Ditch the Begging Bowl


Making a Sustainable Difference – a Moral Obligation or a Business Imperative?
By Amanda Zar
AtoZ Fundraising

Corporate Social Investment (CSI) is commonly defined as planned charitable giving, geared to make a measurable and sustainable difference to communities and the individuals within those communities. A few years ago it was accepted practice that donating to a charity was a moral obligation, and a small percentage of a company’s profits would be given to a particular cause – usually based on the Director’s discretion. Times have changed considerably within the corporate sector. Businesses now employ specific staff to manage their CSI programmes and dedicate resources to promote their good work. CSI has become a formal and recognized part of Corporate South Africa. But what about a CSI strategy for SME’s?

In some cases, SME business owners are driven by their own personal values and need to do good, and contribute to a cause close to their hearts on a yearly basis. Besides the obvious section 18A tax benefits and BBBEE points received from their contributions, what other business benefits are there to supporting a CSI cause?

The primary benefit of donating to an NGO is without question the opportunity for your business to be acknowledged and identified as a morally conscious, responsible contributor to the upliftment of South African society. An important question for SME’s to consider is – are your donations having the desired impact in the communities? And importantly, are you communicating the impact that your contributions are making to your customers and your staff? It is no secret that staff value working for an organization that is seen as socially conscious. A specific CSI strategy can include elements such as employee involvement and volunteering, which inevitably lead to greater staff morale.

Not only does contributing to an NGO benefit your organisation internally, but it can also have a positive effect on your customers. There has been a huge shift in terms of customer perception and consumer buying behavior over the last few years. Consumers, especially the younger generation, are purchasing more products from companies that are socially conscious than from those that are not. The secret is to inform your customer base that you are indeed contributing to social upliftment. This can be done via various communication and marketing strategies, or via a cause-related marketing campaign. A cause-related marketing campaign essentially involves a percentage of each sale of one of your products/services going to a cause. This way, when a customer purchases an item or a service, they themselves feel like they are contributing to the improvement of their society. The customer feels good and ultimately you and your company are seen in a favorable light.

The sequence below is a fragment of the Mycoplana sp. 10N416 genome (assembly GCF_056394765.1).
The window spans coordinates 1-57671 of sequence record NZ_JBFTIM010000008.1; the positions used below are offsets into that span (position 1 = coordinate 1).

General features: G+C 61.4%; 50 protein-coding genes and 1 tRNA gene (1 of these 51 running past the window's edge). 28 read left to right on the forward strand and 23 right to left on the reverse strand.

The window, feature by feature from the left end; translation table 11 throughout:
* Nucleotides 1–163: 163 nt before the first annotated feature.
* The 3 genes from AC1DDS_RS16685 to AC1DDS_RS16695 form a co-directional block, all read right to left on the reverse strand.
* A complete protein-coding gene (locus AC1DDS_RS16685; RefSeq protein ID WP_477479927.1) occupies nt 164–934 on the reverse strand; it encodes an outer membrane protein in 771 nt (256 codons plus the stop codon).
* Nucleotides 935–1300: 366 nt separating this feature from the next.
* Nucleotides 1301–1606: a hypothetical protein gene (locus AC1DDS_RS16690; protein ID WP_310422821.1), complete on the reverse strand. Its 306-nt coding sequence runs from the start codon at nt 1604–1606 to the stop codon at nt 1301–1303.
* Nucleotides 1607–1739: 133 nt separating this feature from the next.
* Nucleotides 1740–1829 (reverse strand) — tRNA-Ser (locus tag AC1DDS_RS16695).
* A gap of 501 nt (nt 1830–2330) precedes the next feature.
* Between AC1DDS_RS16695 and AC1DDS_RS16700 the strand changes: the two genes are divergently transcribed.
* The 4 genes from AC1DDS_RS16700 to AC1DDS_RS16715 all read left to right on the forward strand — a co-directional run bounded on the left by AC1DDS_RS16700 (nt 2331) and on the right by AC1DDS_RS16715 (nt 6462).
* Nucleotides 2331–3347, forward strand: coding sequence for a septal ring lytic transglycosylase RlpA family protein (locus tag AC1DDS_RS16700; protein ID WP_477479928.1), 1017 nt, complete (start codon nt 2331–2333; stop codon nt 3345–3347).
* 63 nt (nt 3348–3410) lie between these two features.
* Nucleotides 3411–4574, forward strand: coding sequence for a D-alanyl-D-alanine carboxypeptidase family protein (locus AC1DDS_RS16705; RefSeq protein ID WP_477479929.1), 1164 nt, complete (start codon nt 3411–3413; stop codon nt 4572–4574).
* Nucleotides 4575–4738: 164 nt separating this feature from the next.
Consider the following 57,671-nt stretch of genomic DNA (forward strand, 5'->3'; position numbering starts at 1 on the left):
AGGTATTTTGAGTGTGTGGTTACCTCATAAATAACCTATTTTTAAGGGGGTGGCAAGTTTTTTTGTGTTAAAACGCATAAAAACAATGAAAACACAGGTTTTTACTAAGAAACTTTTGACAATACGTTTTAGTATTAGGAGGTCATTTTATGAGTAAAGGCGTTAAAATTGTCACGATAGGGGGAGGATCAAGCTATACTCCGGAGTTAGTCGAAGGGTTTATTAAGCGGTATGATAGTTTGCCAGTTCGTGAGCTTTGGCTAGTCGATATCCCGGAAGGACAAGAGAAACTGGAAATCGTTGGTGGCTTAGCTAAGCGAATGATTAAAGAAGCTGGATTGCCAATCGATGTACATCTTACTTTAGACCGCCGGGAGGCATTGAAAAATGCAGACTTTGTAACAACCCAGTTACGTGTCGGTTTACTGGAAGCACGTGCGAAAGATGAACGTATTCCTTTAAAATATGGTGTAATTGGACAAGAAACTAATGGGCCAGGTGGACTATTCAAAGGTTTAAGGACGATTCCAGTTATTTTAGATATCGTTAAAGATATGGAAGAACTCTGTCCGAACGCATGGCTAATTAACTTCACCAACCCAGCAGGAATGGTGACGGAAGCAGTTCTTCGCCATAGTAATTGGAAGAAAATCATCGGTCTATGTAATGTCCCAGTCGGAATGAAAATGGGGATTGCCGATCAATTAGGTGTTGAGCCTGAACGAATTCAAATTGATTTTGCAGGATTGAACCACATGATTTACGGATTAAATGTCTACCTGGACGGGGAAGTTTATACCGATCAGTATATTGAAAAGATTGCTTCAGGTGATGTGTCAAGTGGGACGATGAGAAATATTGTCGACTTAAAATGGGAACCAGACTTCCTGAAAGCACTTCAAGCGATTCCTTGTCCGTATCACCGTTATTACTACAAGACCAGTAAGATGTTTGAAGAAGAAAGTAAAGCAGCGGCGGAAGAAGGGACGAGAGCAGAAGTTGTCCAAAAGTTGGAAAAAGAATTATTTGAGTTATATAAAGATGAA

WHAT NOW? Ideally an SME CSI strategy should have a direct link to your core practice and activities. Once you as a company have decided on a CSI focus area, such as youth, health or the environment, you would need to partner with a reputable NGO in that particular sector. There are over 120 000 registered NGO’s in South Africa, and selecting an appropriate one to receive your contributions can be quite a task. Once you have made a selection, sit with a representative from the NGO as well as with your marketing team and work on an employee involvement programme, as well as a marketing plan which will assist you in showcasing and profiling your contribution as relevant and appropriate.

Including an element of sustainable, responsible citizenship is an essential part of good business practice. It not only ensures your business actively empowers marginalized South Africans and the communities in which they operate, but it also allows you to receive combined tax savings, BBBEE scorecard points AND the opportunity to showcase your business as a vested and progressive organisation.

AtoZ fundraising is a consultancy that offers organisations in the social development sector holistic support services in terms of their fundraising and marketing requirements. Our purpose is to work closely with NGOs to assist them in identifying the correct and appropriate way in which they should work to ensure their sustainability. Directors Amanda Zar and Catherine Taylor have a combined diverse experience of 15 years within the development sector which ensures that they are well positioned to walk alongside NGO’s.